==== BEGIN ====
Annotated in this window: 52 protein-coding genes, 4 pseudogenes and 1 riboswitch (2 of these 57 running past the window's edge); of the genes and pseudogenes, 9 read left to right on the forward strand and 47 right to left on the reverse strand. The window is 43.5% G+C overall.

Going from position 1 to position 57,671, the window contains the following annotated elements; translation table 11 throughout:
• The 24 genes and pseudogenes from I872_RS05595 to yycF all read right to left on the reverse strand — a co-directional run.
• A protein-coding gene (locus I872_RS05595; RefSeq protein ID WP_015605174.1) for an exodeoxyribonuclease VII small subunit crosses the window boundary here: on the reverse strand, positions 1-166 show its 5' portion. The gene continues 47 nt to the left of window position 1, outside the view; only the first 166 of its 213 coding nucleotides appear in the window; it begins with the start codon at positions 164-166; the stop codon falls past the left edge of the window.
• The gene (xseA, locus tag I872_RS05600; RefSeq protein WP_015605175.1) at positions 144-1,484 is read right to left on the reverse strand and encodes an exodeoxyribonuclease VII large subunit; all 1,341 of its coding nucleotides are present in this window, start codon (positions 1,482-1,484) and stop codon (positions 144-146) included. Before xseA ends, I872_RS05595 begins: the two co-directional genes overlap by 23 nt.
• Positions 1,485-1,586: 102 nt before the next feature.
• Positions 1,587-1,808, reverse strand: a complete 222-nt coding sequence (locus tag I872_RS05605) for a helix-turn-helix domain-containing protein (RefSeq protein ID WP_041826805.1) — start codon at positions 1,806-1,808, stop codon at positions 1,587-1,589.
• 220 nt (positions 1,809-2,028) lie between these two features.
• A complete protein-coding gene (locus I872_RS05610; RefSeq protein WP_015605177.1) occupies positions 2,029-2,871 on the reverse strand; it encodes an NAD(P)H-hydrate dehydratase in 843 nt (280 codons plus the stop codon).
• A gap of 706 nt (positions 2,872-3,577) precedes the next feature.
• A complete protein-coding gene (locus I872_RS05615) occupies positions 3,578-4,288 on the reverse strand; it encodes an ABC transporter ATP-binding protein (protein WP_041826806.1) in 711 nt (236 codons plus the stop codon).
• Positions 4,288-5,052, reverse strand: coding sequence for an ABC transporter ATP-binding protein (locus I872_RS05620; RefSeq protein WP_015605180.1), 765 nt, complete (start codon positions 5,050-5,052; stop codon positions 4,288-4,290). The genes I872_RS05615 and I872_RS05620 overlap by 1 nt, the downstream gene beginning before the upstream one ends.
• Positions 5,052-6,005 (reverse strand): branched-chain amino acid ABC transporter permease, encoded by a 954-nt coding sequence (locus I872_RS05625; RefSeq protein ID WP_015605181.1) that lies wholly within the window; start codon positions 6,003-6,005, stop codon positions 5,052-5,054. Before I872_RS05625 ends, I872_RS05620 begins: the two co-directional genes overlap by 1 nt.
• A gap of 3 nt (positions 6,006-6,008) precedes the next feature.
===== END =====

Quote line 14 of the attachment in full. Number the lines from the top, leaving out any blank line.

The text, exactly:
• A gap of 3 nt (positions 6,006-6,008) precedes the next feature.